Avoiding Social Networking Scams
This post originally appeared in the San Jose Mercury News
More and more people are using social networking sites, including, sadly, criminals seeking to take advantage of the rest of us.
Threats on those sites include applications and quizzes, as well as malware, worms and viruses. But the main risk, says Trend Micro's Rick Ferguson, is information you post yourself that can jeopardize your privacy and security.
Ferguson says that "we have a tendency on social networks to share more information than we need to." While you may need to reveal which schools you went to and where you worked to connect with old school mates or colleagues, "you don't need to share your date of birth, phone number and address," Ferguson said.
The threats are not limited to Facebook or MySpace. Ferguson also warns users not to be lulled into a false sense of security when using professional networks like LinkedIn. "Because it's a professional networking site, people give it more credibility and think it's safer than other networks," he said, adding that you put yourself at risk by "posting your entire résumé and exposing your business connections."
Both Ferguson and Symantec safety education director Marian Merritt warn about online quizzes and applications that are popular on social networking sites.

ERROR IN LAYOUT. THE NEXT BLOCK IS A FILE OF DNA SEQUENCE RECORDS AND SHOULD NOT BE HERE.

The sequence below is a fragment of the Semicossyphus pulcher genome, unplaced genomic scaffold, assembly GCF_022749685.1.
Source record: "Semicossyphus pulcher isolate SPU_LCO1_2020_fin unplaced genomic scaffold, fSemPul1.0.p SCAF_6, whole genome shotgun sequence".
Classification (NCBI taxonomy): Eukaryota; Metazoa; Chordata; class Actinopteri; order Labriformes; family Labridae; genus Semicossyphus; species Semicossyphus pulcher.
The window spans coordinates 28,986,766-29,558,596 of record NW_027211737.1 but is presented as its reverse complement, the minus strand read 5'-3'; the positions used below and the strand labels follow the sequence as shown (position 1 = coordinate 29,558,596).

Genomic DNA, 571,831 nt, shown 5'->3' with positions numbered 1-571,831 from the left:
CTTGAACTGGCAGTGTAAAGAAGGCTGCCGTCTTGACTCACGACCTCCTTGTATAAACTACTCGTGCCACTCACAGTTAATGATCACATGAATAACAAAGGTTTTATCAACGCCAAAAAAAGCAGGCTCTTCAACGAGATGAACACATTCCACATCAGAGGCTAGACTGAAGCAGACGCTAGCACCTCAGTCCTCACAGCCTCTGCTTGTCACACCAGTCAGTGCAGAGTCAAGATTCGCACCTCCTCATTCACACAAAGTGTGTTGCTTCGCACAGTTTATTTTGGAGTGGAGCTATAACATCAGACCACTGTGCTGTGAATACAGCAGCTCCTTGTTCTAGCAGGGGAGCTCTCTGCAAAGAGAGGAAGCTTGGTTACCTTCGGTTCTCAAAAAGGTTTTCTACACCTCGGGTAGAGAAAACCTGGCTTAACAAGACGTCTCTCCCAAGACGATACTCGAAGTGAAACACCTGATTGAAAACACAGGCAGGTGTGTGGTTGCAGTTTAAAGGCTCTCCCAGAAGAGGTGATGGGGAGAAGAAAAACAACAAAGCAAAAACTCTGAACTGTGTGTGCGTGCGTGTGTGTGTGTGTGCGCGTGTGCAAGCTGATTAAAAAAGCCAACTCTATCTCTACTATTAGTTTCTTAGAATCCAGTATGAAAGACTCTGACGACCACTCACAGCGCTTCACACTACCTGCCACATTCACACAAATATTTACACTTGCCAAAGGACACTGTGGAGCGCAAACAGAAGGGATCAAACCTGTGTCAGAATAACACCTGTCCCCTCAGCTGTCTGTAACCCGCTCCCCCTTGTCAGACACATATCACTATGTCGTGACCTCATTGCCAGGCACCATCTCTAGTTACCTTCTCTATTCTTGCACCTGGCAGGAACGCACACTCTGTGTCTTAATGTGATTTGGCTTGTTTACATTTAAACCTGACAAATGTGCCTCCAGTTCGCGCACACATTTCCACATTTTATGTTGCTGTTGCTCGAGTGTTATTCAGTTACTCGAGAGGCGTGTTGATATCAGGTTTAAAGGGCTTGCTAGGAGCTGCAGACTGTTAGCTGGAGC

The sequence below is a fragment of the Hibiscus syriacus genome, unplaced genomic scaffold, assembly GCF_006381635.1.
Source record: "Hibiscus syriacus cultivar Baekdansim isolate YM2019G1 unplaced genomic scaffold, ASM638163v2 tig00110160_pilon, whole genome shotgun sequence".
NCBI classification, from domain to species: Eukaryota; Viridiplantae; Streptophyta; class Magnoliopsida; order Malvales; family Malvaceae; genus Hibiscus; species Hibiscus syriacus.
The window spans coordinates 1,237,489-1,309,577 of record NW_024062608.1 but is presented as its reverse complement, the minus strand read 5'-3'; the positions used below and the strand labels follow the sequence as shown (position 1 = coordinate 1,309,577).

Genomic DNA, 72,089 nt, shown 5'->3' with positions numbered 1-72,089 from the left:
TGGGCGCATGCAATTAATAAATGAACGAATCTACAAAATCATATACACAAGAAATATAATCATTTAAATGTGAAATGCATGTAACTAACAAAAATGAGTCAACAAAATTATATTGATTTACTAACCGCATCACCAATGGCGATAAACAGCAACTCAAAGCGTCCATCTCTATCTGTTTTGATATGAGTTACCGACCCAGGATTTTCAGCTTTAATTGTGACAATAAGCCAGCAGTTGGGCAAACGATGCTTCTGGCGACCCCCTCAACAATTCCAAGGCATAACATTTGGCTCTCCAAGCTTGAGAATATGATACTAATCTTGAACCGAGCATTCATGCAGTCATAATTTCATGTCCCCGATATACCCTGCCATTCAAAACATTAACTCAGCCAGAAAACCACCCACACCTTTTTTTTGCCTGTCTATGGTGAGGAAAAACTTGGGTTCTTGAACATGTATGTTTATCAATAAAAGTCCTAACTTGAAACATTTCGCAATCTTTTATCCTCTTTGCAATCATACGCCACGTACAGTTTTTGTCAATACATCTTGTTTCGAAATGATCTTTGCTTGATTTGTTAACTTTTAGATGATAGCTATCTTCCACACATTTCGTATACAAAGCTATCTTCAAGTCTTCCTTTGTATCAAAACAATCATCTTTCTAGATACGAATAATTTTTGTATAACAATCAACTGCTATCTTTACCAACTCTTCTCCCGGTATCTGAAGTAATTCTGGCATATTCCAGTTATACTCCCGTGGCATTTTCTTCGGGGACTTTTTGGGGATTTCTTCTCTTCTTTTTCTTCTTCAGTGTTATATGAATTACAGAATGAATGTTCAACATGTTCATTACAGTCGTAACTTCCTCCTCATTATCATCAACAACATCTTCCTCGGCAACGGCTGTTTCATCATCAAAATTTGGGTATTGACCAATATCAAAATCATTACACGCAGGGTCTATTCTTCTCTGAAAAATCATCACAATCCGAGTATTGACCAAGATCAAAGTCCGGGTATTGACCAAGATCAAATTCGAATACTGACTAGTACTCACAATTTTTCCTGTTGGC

"Every time you accept an application, you're giving some third-party developer access to information in your profile," Merritt said.
She warns that "quizzes are sometimes attached to fraudulent marketing companies." She said her own teenage daughter took an IQ quiz and had to put in her cell phone number to get her score.
"She didn't notice that the terms of service would sign her up for premium texting until the bill came." Fortunately, this particular teenage girl has one of the most cyber-security-conscious moms on the planet, who convinced the carrier to stop the charges.
Some quizzes and surveys reveal far too much information. I recently came across a third-party survey that asks users to reveal "60 Things You Didn't Know About Me" with such questions such as "What are you wearing?" "When was the last time you were drunk?" and "How often do you have sex?" With answers to questions like these on your profile, it doesn't take a sophisticated hacker to derive information that he shouldn't have access to.
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